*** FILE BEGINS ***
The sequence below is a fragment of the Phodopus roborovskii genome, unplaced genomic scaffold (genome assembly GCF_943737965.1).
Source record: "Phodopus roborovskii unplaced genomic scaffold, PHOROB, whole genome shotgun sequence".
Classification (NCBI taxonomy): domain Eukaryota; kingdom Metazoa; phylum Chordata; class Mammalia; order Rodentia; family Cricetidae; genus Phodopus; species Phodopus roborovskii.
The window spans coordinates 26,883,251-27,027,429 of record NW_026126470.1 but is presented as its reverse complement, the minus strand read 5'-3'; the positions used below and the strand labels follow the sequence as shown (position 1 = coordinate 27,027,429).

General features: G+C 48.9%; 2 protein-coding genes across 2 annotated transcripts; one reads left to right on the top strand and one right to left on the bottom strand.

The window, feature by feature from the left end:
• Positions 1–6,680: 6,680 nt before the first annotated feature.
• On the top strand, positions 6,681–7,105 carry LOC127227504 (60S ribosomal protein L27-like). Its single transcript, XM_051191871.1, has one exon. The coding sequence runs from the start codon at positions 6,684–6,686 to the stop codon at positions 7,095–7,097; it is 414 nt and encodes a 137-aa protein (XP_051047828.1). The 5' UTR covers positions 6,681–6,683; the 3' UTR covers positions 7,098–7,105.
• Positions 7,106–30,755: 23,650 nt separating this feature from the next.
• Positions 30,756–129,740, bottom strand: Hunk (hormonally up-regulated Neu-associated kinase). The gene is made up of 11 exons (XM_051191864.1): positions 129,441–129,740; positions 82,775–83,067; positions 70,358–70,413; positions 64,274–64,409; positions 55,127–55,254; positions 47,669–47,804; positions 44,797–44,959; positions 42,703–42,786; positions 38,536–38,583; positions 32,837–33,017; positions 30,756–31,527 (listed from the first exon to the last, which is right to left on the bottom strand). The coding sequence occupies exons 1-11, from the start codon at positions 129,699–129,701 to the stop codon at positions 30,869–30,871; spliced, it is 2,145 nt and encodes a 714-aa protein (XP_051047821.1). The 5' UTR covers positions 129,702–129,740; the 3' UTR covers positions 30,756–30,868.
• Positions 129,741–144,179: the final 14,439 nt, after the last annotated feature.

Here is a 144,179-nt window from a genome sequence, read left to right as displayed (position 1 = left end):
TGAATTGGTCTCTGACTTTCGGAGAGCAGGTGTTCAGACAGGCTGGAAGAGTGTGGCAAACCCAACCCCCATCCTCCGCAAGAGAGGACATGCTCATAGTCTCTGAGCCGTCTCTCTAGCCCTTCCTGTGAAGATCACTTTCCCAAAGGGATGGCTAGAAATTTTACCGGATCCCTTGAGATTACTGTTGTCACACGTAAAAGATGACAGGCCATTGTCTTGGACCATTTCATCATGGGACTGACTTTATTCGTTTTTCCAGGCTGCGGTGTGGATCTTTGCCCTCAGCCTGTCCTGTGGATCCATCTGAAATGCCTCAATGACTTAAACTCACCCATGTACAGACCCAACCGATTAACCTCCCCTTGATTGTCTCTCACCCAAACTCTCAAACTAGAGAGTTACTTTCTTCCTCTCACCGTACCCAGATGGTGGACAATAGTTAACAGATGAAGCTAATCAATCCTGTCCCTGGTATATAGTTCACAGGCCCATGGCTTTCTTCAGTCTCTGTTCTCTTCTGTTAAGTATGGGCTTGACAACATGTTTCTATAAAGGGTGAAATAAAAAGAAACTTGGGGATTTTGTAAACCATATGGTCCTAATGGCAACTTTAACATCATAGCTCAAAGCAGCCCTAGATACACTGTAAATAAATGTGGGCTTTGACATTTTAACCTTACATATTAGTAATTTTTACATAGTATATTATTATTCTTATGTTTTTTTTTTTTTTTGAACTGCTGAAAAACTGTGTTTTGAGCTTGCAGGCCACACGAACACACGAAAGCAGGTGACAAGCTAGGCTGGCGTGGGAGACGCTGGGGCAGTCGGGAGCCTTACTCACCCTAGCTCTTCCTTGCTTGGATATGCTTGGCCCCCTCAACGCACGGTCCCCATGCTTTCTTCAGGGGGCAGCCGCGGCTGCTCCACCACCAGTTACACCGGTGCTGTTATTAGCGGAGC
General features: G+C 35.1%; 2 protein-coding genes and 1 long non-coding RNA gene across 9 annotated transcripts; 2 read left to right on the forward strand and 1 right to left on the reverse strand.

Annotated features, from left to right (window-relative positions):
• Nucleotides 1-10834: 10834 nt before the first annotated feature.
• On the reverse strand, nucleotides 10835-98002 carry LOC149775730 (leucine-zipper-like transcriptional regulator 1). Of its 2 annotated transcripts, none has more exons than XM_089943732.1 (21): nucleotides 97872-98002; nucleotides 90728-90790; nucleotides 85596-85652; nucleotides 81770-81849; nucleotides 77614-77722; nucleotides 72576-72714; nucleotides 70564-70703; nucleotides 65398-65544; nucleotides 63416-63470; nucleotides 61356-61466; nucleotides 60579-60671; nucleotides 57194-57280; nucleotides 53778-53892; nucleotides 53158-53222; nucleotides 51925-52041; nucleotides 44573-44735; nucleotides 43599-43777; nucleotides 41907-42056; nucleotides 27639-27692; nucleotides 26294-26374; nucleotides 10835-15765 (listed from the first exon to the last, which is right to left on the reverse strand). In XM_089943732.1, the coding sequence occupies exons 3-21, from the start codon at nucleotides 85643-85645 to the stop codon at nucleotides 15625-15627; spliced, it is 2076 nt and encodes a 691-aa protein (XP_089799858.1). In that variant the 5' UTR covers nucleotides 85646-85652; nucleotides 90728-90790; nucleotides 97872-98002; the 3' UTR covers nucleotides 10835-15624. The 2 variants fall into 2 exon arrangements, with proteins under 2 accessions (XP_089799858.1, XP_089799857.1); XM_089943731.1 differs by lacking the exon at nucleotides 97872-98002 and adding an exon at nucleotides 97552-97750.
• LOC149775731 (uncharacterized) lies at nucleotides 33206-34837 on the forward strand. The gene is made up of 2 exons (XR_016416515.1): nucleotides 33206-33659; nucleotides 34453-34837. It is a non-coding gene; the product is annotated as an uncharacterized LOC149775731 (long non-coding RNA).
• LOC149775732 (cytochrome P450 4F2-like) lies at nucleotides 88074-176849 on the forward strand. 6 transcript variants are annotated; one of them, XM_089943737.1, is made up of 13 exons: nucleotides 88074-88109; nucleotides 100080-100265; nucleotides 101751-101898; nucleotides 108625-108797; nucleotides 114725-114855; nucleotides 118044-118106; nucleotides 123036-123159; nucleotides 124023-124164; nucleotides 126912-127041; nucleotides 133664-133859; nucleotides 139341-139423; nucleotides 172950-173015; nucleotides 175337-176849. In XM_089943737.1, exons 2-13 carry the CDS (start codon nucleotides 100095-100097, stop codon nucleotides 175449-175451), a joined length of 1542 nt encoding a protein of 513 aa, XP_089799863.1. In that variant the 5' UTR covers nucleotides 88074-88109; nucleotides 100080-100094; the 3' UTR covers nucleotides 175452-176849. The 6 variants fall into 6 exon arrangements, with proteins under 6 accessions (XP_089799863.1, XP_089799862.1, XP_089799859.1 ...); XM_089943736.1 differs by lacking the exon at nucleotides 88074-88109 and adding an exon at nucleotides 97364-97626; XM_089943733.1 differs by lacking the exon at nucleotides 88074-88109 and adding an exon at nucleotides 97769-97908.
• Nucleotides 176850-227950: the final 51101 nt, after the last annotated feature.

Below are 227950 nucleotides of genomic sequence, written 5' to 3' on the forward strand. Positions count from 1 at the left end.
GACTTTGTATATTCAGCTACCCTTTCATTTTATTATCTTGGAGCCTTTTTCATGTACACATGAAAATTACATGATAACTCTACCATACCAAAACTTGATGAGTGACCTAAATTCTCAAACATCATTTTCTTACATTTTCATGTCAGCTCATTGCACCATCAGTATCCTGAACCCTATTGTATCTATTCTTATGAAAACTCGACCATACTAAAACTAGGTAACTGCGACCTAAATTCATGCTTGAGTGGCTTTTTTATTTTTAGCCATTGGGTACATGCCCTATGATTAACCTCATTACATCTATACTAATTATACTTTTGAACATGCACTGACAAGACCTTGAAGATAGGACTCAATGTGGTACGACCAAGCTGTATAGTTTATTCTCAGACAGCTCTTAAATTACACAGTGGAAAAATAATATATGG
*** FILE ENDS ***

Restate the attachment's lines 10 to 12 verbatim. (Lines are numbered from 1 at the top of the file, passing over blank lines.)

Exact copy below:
• Positions 30,756–129,740, bottom strand: Hunk (hormonally up-regulated Neu-associated kinase). The gene is made up of 11 exons (XM_051191864.1): positions 129,441–129,740; positions 82,775–83,067; positions 70,358–70,413; positions 64,274–64,409; positions 55,127–55,254; positions 47,669–47,804; positions 44,797–44,959; positions 42,703–42,786; positions 38,536–38,583; positions 32,837–33,017; positions 30,756–31,527 (listed from the first exon to the last, which is right to left on the bottom strand). The coding sequence occupies exons 1-11, from the start codon at positions 129,699–129,701 to the stop codon at positions 30,869–30,871; spliced, it is 2,145 nt and encodes a 714-aa protein (XP_051047821.1). The 5' UTR covers positions 129,702–129,740; the 3' UTR covers positions 30,756–30,868.
• Positions 129,741–144,179: the final 14,439 nt, after the last annotated feature.

Here is a 144,179-nt window from a genome sequence, read left to right as displayed (position 1 = left end):